NEW ORLEANS--Symptoms of polycystic ovary syndrome (PCOS) improved with exposure to healthy bacteria in the gut, according to a study in a mouse model of this common women's endocrine disorder. The study results will be presented Monday at ENDO 2019, the Endocrine Society's annual meeting in New Orleans, La.
This study builds on recent research by the same investigators showing that the human gut microbiome, or gut bacterial composition, is less diverse in women with PCOS.
"Our new results suggest that altering the gut microbiome via prebiotic or probiotic therapies may be a potential treatment option for PCOS," said the study's senior investigator, Varykina Thackray, Ph.D., with the University of California San Diego School of Medicine in La Jolla, Calif.
PCOS affects about 10 percent of women of childbearing age, and the exact causes are unknown, according to the Hormone Health Network. It has no cure, but symptoms are treated with medications and changes in diet and exercise. Signs of the disorder include cystic follicles in the ovaries, higher levels of testosterone, excess body hair, irregular or no menstrual periods, and sometimes weight gain and insulin resistance. Possible long-term health consequences include infertility, miscarriage, pregnancy complications, type 2 diabetes, hypertension, and depression.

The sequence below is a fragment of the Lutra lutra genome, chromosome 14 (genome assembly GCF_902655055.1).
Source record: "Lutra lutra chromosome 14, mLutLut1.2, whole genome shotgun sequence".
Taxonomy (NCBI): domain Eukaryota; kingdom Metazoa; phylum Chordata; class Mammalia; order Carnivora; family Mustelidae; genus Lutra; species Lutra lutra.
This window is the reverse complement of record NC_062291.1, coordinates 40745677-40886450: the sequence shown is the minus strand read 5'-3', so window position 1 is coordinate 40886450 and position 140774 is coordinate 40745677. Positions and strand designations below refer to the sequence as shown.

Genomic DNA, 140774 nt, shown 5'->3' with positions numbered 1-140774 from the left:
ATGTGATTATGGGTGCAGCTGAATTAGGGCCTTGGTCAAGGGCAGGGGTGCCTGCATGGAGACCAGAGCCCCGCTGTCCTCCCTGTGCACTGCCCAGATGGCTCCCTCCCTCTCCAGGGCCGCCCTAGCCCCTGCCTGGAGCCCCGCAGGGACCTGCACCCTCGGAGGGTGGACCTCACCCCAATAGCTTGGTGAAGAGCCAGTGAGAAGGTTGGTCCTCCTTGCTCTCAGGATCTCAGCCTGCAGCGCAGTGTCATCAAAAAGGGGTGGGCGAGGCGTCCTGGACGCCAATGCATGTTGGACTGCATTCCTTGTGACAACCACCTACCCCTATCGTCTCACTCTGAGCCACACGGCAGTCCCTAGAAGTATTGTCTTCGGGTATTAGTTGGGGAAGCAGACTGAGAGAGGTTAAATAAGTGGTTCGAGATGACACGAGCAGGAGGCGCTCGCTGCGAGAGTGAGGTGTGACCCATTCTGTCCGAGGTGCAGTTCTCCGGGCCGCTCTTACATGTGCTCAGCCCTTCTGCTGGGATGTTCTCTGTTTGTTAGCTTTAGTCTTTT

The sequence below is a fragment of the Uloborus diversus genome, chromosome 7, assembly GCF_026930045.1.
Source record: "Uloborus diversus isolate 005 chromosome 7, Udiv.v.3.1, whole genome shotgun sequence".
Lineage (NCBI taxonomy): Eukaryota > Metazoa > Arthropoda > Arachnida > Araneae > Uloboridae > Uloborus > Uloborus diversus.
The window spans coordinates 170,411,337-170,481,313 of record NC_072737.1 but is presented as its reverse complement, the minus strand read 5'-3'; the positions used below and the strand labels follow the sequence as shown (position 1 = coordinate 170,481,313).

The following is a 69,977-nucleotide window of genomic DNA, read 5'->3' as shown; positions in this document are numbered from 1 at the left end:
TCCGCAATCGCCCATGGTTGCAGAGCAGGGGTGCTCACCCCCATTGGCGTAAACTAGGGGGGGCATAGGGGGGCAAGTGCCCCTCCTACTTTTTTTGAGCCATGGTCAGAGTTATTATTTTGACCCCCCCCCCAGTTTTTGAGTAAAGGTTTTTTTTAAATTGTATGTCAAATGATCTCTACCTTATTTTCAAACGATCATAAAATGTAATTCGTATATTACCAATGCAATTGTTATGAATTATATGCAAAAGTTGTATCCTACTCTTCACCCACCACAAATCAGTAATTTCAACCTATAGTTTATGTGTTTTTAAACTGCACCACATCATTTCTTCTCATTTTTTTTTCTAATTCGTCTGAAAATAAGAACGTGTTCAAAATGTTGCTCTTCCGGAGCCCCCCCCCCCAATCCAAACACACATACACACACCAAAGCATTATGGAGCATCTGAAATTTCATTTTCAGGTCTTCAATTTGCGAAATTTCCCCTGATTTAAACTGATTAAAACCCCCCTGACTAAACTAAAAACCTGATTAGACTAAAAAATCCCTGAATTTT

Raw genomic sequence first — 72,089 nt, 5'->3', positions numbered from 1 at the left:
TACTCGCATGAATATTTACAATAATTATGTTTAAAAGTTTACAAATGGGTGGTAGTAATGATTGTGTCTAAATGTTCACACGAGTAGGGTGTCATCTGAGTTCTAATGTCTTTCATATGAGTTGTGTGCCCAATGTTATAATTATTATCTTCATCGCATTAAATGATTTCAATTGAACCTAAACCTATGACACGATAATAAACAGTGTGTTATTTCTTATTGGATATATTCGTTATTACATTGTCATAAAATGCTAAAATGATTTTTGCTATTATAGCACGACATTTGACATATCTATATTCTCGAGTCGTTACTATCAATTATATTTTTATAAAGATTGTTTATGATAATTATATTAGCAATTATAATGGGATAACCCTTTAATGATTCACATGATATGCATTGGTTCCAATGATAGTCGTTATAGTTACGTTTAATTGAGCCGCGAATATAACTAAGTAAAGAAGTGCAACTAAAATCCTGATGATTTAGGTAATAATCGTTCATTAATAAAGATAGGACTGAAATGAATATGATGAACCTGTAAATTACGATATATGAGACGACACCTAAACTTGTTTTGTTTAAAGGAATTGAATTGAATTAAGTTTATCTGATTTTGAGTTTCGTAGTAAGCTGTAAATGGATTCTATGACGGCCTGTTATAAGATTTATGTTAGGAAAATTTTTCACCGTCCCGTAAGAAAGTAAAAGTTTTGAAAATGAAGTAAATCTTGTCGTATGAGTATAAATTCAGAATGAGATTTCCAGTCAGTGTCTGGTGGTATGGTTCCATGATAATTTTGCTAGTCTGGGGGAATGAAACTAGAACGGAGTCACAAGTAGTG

Thackray and her research team induced PCOS in female mice that were going through puberty by giving them letrozole, an aromatase inhibitor. By blocking the conversion of testosterone to estrogen, this drug results in elevated testosterone levels and in mice results in other hallmarks of PCOS as well. Another control group of mice received treatment with a placebo in this study, which received funding from the National Institute of Child Health and Human Development.
For five weeks the researchers kept two mice per cage in three different housing arrangements: PCOS mice together, placebo-treated mice together and mice from both treatment groups together. Co-housing results in exposure to each other's gut microbiome, Thackray explained.
PCOS mice that lived with placebo-treated mice had substantially improved testosterone levels, normalized cycles and ovulation compared to PCOS mice housed with each other, the investigators reported. In addition, PCOS mice housed with placebo mice had decreased weight, lower fasting blood sugar and insulin levels, and less insulin resistance (a major risk factor for type 2 diabetes).
Importantly, Thackray said these improvements in PCOS features were linked to changes in the gut microbiome. "Additional research is needed to understand how specific gut bacteria contribute to PCOS and whether the gut microbiome offers potential avenues for treating the condition," Thackray said.
Endocrinologists are at the core of solving the most pressing health problems of our time, from diabetes and obesity to infertility, bone health, and hormone-related cancers. The Endocrine Society is the world's oldest and largest organization of scientists devoted to hormone research and physicians who care for people with hormone-related conditions.
The Society has more than 18,000 members, including scientists, physicians, educators, nurses and students in 122 countries. To learn more about the Society and the field of endocrinology, visit our site at http://www.